# How many sequences of consecutive integers sum to a particular positive integer greater than 1?

By the fundamental theorem of arithmetic, every positive integer greater than 1 can be written as a product of primes. Thus, we can write every positive integer as $$2^{ k }p_{ 1 }^{ q_{ 1 } }p_{ 2 }^{ q_{ 2 } }...p_{ m }^{ q_{ m } }$$ for some non-2 primes $$\{ p_{ i }\} _{ i=1 }^{ m }$$, some non-negative integer $$k$$ and some positive integers $$\{ q_{ i }\} _{ i=1 }^{ m }$$. Let's say that the sequence of consecutive integers starts at some integer $$x$$ and ends at some integer $$x+n$$ where $$n$$ is some positive integer (thus there are $$n+1$$ terms in the sequence). Note that this excludes sets with just one member. The sum of the consecutive integers is then given by $$\sum _{ k=0 }^{ n }{ (x+k) }$$, and thus we need $$\sum _{ k=0 }^{ n }{ (x+k) } =2^{ k }p_{ 1 }^{ q_{ 1 } }p_{ 2 }^{ q_{ 2 } }...p_{ m }^{ q_{ m } }$$ for the particular $$x$$ and $$n$$ to constitute a valid sequence of $$n+1$$ members. This gives that $$(n+1)x+\frac { n(n+1) }{ 2 } =2^{ k }p_{ 1 }^{ q_{ 1 } }p_{ 2 }^{ q_{ 2 } }...p_{ m }^{ q_{ m } }\quad \Leftrightarrow \quad x+\frac { n }{ 2 } =\frac { 2^{ k }p_{ 1 }^{ q_{ 1 } }p_{ 2 }^{ q_{ 2 } }...p_{ m }^{ q_{ m } }\quad }{ n+1 }$$, and thus $$x=\frac { 2^{ k }p_{ 1 }^{ q_{ 1 } }p_{ 2 }^{ q_{ 2 } }...p_{ m }^{ q_{ m } }\quad }{ n+1 } -\frac { n }{ 2 }$$.

So, the question becomes, how many positive integers $$n$$ can we choose such that the right-hand side of that equation is an integer and thus, so too, is $$x$$.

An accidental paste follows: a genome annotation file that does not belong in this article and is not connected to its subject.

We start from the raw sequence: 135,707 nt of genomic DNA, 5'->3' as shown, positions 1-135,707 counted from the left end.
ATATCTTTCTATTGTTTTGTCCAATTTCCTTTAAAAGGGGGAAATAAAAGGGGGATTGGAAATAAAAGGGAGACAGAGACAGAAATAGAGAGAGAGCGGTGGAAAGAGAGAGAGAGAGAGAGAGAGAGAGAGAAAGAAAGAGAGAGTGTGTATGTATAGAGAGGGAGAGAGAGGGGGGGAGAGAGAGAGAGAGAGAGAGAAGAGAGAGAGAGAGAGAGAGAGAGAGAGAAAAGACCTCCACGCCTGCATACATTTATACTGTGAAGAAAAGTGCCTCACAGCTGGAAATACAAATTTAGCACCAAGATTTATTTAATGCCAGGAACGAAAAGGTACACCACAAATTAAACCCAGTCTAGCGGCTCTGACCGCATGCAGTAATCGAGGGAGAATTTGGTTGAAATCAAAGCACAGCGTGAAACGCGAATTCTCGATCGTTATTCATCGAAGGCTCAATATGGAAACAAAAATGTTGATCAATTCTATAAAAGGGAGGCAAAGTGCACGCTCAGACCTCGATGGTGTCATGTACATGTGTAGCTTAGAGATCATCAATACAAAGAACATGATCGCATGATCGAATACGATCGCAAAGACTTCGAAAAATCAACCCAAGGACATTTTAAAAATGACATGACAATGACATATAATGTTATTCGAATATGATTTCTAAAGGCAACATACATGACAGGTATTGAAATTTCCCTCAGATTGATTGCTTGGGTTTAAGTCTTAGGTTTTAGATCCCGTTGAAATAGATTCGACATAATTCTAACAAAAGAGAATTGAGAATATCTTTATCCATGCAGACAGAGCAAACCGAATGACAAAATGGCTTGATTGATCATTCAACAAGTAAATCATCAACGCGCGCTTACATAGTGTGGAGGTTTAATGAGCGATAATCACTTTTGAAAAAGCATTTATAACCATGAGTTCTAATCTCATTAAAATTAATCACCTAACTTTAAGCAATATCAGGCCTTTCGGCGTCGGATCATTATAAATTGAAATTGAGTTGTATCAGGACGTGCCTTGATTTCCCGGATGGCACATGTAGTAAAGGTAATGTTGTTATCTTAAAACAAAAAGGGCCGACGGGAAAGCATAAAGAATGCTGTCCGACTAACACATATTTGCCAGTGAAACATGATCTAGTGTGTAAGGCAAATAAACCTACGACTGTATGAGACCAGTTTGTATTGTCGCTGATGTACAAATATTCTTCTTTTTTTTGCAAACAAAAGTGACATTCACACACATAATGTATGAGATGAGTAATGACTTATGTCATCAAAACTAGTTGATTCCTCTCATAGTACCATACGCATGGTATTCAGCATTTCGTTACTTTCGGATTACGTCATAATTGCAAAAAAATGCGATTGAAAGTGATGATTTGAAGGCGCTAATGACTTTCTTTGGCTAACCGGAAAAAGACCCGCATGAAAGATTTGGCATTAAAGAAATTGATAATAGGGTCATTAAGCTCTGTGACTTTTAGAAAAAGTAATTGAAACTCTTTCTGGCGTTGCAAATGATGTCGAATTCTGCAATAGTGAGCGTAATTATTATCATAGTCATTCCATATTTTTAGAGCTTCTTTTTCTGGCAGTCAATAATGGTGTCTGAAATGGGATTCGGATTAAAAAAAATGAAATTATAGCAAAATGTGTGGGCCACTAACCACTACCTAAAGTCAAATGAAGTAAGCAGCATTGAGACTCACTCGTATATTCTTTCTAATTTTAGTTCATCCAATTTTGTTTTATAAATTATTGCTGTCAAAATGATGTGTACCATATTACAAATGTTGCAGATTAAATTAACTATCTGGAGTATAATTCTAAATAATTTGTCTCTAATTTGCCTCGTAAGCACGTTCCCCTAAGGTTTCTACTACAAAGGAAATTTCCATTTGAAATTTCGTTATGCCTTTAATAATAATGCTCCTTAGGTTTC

Well, there are two potential cases, that $$n$$ is even and that $$n$$ is odd. If $$n$$ is even, we have that $$\frac { n }{ 2 }$$ is an integer and thus, so too, must $$\frac { 2^{ k }p_{ 1 }^{ q_{ 1 } }p_{ 2 }^{ q_{ 2 } }...p_{ m }^{ q_{ m } }\quad }{ n+1 }$$ be. Therefore, we have that $$(n+1)|2^{ k }p_{ 1 }^{ q_{ 1 } }p_{ 2 }^{ q_{ 2 } }...p_{ m }^{ q_{ m } }$$. If that is the case, along with n being even, $$x$$ must then be an integer and $$x$$ and $$n$$ constitute a valid pair. Thus, $$n+1$$ must be any divisor of $$2^{ k }p_{ 1 }^{ q_{ 1 } }p_{ 2 }^{ q_{ 2 } }...p_{ m }^{ q_{ m } }$$ such that $$n$$ is even, or, equivalently that $$n+1$$ is odd. Thus, we can let $$n+1$$ be any odd, positive divisor (except 1) of $$2^{ k }p_{ 1 }^{ q_{ 1 } }p_{ 2 }^{ q_{ 2 } }...p_{ m }^{ q_{ m } }$$ giving $$(q_{ 1 }+1)(q_{ 2 }+1)(q_{ 3 }+1)...(q_{ m }+1)-1$$ valid pairs $$(x,n)$$ which have even $$n$$ (we wish to exclude the case where $$n+1=1$$, as $$n$$ must be a positive integer). Next, we have the case that $$n$$ is odd. Going back to $$x+\frac { n }{ 2 } =\frac { 2^{ k }p_{ 1 }^{ q_{ 1 } }p_{ 2 }^{ q_{ 2 } }...p_{ m }^{ q_{ m } }\quad }{ n+1 }$$, we have, multiplying both sides by 2, that $$2x+n=\frac { 2^{ k+1 }p_{ 1 }^{ q_{ 1 } }p_{ 2 }^{ q_{ 2 } }...p_{ m }^{ q_{ m } } }{ n+1 }$$. Noting that because $$n$$ is odd and $$2x$$ is even, the left-hand side is an odd integer, and thus, so too, must the right-hand side be. Thus, $$n+1$$ must be a divisor of $$\frac { 2^{ k+1 }p_{ 1 }^{ q_{ 1 } }p_{ 2 }^{ q_{ 2 } }...p_{ m }^{ q_{ m } } }{ n+1 }$$ such that $$2^{ k+1 }|(n+1)$$. Therefore, we have that $$n+1=2^{ k+1 }d$$ where $$d$$ can be any positive divisor of $$p_{ 1 }^{ q_{ 1 } }p_{ 2 }^{ q_{ 2 } }...p_{ m }^{ q_{ m } }$$, as if $$d$$ is a positive integer and $$k$$ is a non-negative integer $$2^{ k+1 }d-1$$ will always be a positive integer. Thus, because each $$d$$ corresponds to $$1$$ valid odd $$n$$ we have $$(q_{ 1 }+1)(q_{ 2 }+1)(q_{ 3 }+1)...(q_{ m }+1)$$ valid odd $$n$$ and, thus, $$2(q_{ 1 }+1)(q_{ 2 }+1)(q_{ 3 }+1)...(q_{ m }+1)-1$$ total valid $$n$$, corresponding to exactly that many sequences of consecutive integers which sum to our original positive integer (excluding the sequence of just that positive integer)!

Note by Chris Callahan
1 year, 11 months ago

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This is an unusually interesting setup. I think having a problem that applies these stuffs might be worthwhile. Would you like to post one?

- 1 year, 9 months ago